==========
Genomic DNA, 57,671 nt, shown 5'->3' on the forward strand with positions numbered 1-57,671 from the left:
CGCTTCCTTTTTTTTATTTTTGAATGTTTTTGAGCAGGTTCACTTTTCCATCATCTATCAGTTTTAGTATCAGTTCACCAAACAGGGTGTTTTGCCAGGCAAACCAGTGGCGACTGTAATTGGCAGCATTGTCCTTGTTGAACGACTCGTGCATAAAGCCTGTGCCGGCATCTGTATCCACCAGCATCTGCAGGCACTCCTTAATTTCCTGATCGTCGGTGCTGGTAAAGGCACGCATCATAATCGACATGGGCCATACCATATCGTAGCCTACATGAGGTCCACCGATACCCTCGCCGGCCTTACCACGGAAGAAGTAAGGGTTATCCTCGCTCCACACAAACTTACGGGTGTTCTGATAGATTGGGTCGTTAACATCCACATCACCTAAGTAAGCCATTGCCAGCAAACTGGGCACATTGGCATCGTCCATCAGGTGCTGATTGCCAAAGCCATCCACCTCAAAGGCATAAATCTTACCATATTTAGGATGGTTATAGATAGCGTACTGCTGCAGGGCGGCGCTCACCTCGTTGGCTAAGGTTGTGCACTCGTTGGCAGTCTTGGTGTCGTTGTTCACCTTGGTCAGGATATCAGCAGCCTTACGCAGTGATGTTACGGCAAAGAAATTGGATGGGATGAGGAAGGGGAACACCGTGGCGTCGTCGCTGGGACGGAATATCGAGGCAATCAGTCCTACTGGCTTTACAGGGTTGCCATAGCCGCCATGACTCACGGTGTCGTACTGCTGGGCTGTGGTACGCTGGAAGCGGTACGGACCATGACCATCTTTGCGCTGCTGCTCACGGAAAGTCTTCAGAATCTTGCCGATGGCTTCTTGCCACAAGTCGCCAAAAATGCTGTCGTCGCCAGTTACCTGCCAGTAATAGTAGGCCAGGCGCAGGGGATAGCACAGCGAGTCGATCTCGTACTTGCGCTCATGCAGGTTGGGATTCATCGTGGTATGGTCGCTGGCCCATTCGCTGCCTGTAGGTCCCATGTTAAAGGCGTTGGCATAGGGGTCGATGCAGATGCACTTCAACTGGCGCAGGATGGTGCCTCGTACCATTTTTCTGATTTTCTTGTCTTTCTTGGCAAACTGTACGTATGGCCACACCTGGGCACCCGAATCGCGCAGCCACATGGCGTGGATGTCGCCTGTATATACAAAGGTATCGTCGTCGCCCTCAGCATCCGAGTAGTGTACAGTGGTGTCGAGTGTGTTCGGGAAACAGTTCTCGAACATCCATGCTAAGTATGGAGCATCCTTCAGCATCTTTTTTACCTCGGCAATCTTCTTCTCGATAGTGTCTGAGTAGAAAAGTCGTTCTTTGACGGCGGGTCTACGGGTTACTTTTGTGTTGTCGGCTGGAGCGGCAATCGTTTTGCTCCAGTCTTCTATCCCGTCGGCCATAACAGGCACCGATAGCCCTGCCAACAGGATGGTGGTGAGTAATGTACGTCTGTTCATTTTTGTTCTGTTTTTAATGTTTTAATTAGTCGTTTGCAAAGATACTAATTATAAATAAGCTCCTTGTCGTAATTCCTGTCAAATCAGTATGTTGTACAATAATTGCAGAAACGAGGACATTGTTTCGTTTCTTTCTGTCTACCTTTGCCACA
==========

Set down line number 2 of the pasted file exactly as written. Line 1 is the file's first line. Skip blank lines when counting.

CGCTTCCTTTTTTTTATTTTTGAATGTTTTTGAGCAGGTTCACTTTTCCATCATCTATCAGTTTTAGTATCAGTTCACCAAACAGGGTGTTTTGCCAGGCAAACCAGTGGCGACTGTAATTGGCAGCATTGTCCTTGTTGAACGACTCGTGCATAAAGCCTGTGCCGGCATCTGTATCCACCAGCATCTGCAGGCACTCCTTAATTTCCTGATCGTCGGTGCTGGTAAAGGCACGCATCATAATCGACATGGGCCATACCATATCGTAGCCTACATGAGGTCCACCGATACCCTCGCCGGCCTTACCACGGAAGAAGTAAGGGTTATCCTCGCTCCACACAAACTTACGGGTGTTCTGATAGATTGGGTCGTTAACATCCACATCACCTAAGTAAGCCATTGCCAGCAAACTGGGCACATTGGCATCGTCCATCAGGTGCTGATTGCCAAAGCCATCCACCTCAAAGGCATAAATCTTACCATATTTAGGATGGTTATAGATAGCGTACTGCTGCAGGGCGGCGCTCACCTCGTTGGCTAAGGTTGTGCACTCGTTGGCAGTCTTGGTGTCGTTGTTCACCTTGGTCAGGATATCAGCAGCCTTACGCAGTGATGTTACGGCAAAGAAATTGGATGGGATGAGGAAGGGGAACACCGTGGCGTCGTCGCTGGGACGGAATATCGAGGCAATCAGTCCTACTGGCTTTACAGGGTTGCCATAGCCGCCATGACTCACGGTGTCGTACTGCTGGGCTGTGGTACGCTGGAAGCGGTACGGACCATGACCATCTTTGCGCTGCTGCTCACGGAAAGTCTTCAGAATCTTGCCGATGGCTTCTTGCCACAAGTCGCCAAAAATGCTGTCGTCGCCAGTTACCTGCCAGTAATAGTAGGCCAGGCGCAGGGGATAGCACAGCGAGTCGATCTCGTACTTGCGCTCATGCAGGTTGGGATTCATCGTGGTATGGTCGCTGGCCCATTCGCTGCCTGTAGGTCCCATGTTAAAGGCGTTGGCATAGGGGTCGATGCAGATGCACTTCAACTGGCGCAGGATGGTGCCTCGTACCATTTTTCTGATTTTCTTGTCTTTCTTGGCAAACTGTACGTATGGCCACACCTGGGCACCCGAATCGCGCAGCCACATGGCGTGGATGTCGCCTGTATATACAAAGGTATCGTCGTCGCCCTCAGCATCCGAGTAGTGTACAGTGGTGTCGAGTGTGTTCGGGAAACAGTTCTCGAACATCCATGCTAAGTATGGAGCATCCTTCAGCATCTTTTTTACCTCGGCAATCTTCTTCTCGATAGTGTCTGAGTAGAAAAGTCGTTCTTTGACGGCGGGTCTACGGGTTACTTTTGTGTTGTCGGCTGGAGCGGCAATCGTTTTGCTCCAGTCTTCTATCCCGTCGGCCATAACAGGCACCGATAGCCCTGCCAACAGGATGGTGGTGAGTAATGTACGTCTGTTCATTTTTGTTCTGTTTTTAATGTTTTAATTAGTCGTTTGCAAAGATACTAATTATAAATAAGCTCCTTGTCGTAATTCCTGTCAAATCAGTATGTTGTACAATAATTGCAGAAACGAGGACATTGTTTCGTTTCTTTCTGTCTACCTTTGCCACA